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Milton D. Glick

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Milton D. Glick Obituary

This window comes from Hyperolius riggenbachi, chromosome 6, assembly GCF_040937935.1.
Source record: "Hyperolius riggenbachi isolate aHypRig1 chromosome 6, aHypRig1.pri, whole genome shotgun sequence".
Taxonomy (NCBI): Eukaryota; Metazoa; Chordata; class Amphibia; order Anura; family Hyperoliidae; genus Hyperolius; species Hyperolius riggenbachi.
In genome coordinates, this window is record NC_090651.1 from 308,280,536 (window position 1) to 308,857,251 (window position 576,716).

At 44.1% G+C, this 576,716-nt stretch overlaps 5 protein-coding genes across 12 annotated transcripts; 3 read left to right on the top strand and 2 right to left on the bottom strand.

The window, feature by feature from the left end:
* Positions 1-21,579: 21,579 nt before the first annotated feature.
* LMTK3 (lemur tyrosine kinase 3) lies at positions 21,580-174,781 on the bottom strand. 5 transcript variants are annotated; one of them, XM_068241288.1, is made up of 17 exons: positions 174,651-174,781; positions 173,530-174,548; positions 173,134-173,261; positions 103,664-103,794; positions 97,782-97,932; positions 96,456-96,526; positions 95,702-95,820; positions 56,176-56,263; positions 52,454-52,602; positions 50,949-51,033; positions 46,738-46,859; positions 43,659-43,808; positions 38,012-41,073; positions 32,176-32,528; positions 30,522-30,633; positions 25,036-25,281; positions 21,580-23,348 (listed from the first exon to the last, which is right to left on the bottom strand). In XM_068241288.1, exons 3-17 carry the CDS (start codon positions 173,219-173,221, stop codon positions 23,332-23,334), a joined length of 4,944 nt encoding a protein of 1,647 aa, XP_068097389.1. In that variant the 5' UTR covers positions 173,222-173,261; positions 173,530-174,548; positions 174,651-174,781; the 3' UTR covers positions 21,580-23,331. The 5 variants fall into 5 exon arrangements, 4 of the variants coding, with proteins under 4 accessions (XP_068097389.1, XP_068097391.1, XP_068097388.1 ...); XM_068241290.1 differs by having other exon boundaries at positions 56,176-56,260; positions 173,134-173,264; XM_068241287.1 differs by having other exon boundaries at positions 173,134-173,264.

Glick, Milton D.